Two football fans take on Qatar’s climate and human rights atrocities
Qatar’s bid for the FIFA World Cup is one that was shrouded in controversy and corruption. Recently, the former president of FIFA, Sepp Blatter, admitted that allowing Qatar to host was a mistake. Many believe that FIFA was bribed by Qatar, with Blatter having stood trial for fraud, from which he was ultimately exonerated in June. Although he has since been cleared, there’s still much to unravel with this situation.
Thus, as two devoted football fans (and yes, it is football), we are putting aside our North London rivalry in order to shed light on the blatant disregard that Qatar has exhibited for climate change and human rights.
FIFA estimates that over 5 billion people will tune in to watch at least one game of the 2022 FIFA Men’s World Cup later this month. Every four years, this event brings with it excitement for fans while holding terrible consequences for the environment.
Over 1.2 million tourists from all across the globe are expected to visit Qatar. People will be flying in from South America (about 18 hours of flight time), North America (about 16 hours), and Europe (roughly six hours). In addition to these flights, it is suspected that many people will be staying in nearby Dubai and flying one hour to Qatar for each match day. This is important to highlight as each hour of flight time is estimated to emit over 250 kg of greenhouse gasses per passenger. To put this into perspective, a 12 hour flight is about equivalent to the yearly greenhouse gasses emitted by the average household in B.C. in 2018.
Another contributing factor to the World Cup’s emission of greenhouse gasses is the construction of logistical requirements. Qatar has built seven new stadiums, a new airport, and approximately 100 hotels just for this event. A conservative estimate puts the greenhouse emissions of the new stadiums alone at about 2.06 megatonnes — a number equivalent to the yearly amount generated by 664 516 British Columbian households.
Lastly, it should be noted that the money Qatar is using to host the upcoming World Cup is generated from polluting sources. Over 80 per cent of Qatar’s government revenue since 2014 was from the oil and gas sector. This results in Qatar emitting the most greenhouse gasses per capita in the entire world, producing just over double the amount Canada does.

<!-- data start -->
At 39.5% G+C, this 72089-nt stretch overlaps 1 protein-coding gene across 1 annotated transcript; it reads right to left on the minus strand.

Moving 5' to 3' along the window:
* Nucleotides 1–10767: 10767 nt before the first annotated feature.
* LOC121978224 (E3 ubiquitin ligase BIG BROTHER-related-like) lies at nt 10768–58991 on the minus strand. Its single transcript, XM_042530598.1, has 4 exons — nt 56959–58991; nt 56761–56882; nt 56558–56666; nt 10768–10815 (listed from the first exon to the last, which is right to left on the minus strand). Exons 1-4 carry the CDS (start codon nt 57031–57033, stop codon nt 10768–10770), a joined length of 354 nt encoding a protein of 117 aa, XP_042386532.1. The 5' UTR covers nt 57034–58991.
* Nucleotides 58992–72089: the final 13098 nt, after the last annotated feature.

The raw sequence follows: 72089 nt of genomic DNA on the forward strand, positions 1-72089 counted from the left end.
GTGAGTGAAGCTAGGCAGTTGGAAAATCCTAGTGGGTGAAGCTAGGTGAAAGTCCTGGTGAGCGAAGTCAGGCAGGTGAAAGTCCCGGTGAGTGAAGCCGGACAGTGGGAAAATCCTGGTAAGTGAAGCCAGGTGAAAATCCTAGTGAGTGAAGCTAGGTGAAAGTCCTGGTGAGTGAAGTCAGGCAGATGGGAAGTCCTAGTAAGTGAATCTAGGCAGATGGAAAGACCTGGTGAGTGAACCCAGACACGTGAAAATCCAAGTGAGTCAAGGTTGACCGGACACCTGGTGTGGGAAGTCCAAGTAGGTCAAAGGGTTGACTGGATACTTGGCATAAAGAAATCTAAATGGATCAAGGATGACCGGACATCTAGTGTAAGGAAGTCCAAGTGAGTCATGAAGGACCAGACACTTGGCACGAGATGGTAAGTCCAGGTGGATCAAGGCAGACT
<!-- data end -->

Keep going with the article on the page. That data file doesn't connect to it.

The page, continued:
Aside from the massive and harmful impact of the World Cup on the climate, the Qatari government has also blatantly disregarded the safety of migrant workers. Qatar hired foreign workers from countries such as India, Bangladesh, Pakistan, and the Philippines, and many of these workers made as little as six euros a day, working nearly every day of the week for up to 10 hours. Many also received pay late, and some were refused pay after completion.
Since 2010, over 6 500 foreign workers have died due to unsafe working conditions. Many outlets believe that the number could be higher, as Qatar does not report deaths involving heart attacks and respiratory failure, even though these are linked to heat stroke, which is a primary threat for workers there.
Another detail to remember is that the 2022 World Cup is being held in November and December. This is due to the extreme heat that players would face in Qatar if the World Cup was played in the regular June/July slot. Whilst players get a relief from these temperatures, workers did not, labouring year-round to make the tight deadlines. The temperatures heading into December average roughly 18 degrees celsius, but in June, July, and August, they average just under 36 degrees, with some days getting higher than 45 degrees.
As football fans, it’s important to understand the issues surrounding this World Cup. It’s easy to get immersed in the beautiful game and the spectacular venues and forget about the bigger issues embedded within.
This isn’t a call to boycott the games, but it is a call to research their circumstances. Football is growing in popularity in Canada, signified by Canada entering its first World Cup in 36 years. We must fight for change and ensure this is the last time human life and the environment are disregarded for this sport — Canada must hold itself to a higher standard when it hosts the World Cup with the U.S. and Mexico in 2026 and we must hold them accountable.